What Separates Elite Achievers From Average Performers?

A surprising finding from the research behind the so-called ‘10,000 hour rule’

Amir Afianian
Forge
Published in
3 min readOct 11, 2019

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Itzhak Perlman performs at the Barclays Center on February 28, 2013 in New York City.
Itzhak Perlman performs at the Barclays Center on February 28, 2013 in New York City. Photo: James Devaney/WireImage

InIn the 1990s, a trio of psychologists from the Universität der Künst in Berlin embarked on a quest to answer the question: What separates elite achievers from average performers? Their resulting research became the basis of the so-called “10,000 hour rule,” popularized by psychology writer Malcolm Gladwell in his book Outliers — the idea that it takes 10,000 hours of practice to achieve true mastery of a skill. (Gladwell has pushed back on the interpretation over the years, but the popular conception of the rule has taken on a life of its own.)

For their study, the researchers gathered a set of star violin players, ones who professors believed would become world-class performers. Let’s call this group the stars. They also put together another group: students who were serious about the violin, but as their professors noted, not in the same league as the stars. We’ll call this group the mediocres.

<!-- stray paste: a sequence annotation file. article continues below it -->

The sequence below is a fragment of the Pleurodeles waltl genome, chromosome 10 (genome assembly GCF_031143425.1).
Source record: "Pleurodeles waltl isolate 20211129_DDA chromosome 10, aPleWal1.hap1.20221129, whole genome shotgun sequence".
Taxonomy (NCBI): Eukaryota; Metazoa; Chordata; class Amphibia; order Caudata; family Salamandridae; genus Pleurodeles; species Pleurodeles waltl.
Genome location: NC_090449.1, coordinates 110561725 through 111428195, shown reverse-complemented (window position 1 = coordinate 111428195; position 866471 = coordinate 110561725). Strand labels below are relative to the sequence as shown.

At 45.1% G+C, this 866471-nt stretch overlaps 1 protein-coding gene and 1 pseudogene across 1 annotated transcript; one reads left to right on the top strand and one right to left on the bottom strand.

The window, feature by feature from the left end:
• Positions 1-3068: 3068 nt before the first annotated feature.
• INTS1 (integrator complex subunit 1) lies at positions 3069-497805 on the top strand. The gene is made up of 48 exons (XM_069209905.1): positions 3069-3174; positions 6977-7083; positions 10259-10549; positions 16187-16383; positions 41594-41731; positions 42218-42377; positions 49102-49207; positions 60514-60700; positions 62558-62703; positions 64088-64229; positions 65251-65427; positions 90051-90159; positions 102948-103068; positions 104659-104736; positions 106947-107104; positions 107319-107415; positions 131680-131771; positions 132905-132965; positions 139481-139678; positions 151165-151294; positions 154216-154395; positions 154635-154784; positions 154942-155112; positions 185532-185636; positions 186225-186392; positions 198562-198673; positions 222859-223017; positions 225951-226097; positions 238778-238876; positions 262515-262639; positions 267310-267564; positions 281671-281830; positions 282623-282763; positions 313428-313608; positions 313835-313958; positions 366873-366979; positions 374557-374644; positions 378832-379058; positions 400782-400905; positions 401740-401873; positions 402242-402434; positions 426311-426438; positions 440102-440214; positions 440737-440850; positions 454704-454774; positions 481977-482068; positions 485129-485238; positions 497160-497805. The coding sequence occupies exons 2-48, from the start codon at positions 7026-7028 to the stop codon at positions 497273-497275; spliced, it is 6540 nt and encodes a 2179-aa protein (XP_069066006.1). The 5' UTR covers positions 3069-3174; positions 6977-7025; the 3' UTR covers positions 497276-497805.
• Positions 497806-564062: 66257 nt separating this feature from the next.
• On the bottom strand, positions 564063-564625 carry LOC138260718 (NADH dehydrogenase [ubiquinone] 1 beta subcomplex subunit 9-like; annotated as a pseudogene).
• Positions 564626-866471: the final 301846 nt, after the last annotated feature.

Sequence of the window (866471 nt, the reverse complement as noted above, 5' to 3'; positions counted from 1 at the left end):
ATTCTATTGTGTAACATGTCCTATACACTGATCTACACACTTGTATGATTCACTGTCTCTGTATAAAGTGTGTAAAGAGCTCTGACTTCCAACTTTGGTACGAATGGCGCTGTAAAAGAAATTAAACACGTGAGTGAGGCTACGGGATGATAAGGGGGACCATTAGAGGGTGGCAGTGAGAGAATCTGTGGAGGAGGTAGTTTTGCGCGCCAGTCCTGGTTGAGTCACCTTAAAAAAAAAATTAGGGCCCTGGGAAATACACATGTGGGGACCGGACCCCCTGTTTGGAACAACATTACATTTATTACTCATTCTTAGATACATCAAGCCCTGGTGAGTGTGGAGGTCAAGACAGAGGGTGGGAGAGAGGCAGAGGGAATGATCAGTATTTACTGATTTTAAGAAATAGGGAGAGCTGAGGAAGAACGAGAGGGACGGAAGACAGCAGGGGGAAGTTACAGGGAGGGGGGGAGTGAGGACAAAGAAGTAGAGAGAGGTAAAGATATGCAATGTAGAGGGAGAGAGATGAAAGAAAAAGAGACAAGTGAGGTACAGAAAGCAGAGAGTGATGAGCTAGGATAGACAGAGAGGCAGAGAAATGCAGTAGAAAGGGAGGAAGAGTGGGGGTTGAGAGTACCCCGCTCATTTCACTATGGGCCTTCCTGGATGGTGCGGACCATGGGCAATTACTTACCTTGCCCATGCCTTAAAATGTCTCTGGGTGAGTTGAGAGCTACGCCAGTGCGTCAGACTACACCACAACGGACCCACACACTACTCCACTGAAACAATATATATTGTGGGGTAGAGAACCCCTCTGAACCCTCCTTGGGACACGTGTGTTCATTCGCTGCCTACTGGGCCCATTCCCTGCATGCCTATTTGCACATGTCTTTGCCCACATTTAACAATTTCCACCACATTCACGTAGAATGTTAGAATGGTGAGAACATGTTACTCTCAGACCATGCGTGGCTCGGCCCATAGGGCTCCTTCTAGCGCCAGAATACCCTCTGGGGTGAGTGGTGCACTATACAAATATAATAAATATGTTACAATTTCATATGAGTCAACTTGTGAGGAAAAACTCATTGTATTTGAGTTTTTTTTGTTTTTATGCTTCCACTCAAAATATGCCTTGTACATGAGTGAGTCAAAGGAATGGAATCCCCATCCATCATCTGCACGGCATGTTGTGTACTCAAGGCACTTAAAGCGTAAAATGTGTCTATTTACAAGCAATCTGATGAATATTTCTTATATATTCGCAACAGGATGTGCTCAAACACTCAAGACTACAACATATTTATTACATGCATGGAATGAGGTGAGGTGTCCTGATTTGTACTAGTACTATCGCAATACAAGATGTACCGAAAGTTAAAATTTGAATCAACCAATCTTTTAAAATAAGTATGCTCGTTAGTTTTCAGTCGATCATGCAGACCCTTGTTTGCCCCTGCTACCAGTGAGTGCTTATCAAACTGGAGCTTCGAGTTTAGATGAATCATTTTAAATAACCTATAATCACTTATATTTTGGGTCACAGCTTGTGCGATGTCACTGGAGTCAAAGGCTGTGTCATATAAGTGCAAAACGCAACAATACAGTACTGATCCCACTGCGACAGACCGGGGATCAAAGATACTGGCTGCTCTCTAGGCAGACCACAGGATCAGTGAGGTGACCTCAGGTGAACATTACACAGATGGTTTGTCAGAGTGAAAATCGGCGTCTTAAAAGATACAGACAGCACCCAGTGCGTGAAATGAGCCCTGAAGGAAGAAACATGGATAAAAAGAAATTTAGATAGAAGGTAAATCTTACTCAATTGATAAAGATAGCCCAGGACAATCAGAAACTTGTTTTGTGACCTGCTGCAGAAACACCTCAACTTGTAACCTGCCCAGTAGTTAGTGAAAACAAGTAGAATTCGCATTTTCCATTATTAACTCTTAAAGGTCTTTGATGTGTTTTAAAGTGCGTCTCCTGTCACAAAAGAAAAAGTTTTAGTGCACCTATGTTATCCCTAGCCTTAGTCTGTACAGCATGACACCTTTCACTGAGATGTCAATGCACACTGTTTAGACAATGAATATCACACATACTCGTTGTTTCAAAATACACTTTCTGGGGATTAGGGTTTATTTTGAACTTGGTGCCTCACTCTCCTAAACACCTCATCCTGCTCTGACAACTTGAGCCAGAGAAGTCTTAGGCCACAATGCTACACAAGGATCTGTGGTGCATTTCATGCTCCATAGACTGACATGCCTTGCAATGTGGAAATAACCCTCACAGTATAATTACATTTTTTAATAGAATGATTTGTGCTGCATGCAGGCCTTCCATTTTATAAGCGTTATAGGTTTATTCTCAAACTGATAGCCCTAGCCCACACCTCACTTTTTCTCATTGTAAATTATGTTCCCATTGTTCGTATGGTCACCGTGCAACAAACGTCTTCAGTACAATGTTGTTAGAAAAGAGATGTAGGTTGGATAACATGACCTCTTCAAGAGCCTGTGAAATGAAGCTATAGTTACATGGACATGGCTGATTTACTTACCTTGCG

All of the students were asked to log, in detail, how they spent their time each day. Through the diaries, the researchers observed that the stars put in an average of about 50 hours of practice per week. In today’s world, where we valorize nonstop hustle, a number this high makes sense: To get better at anything, we believe, we simply need to put in more time.

But what may come as a surprise is that the mediocres also put in 50 hours of practice per week. Yes, the group of average performers spent around the same amount of time as the elite players working on their scales, fine-tuning their tempo, and doing whatever else is necessary to improve their violin performance.

So what separated the two groups, if not hours devoted to their art? There were two big differences.

First is that the stars spent almost three times more time on deliberate practice than the average group. Deliberate practice is the uncomfortable, purposeful type of practice where you stretch your abilities. You’re not just running through what you already know; you’re challenging yourself to expand what you can do.

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Amir Afianian
Forge
Writer for

Productivity is My Passion | Programmer | I Read Obsessively, Experiment Like a Maniac, And Write What Actually Works in Here.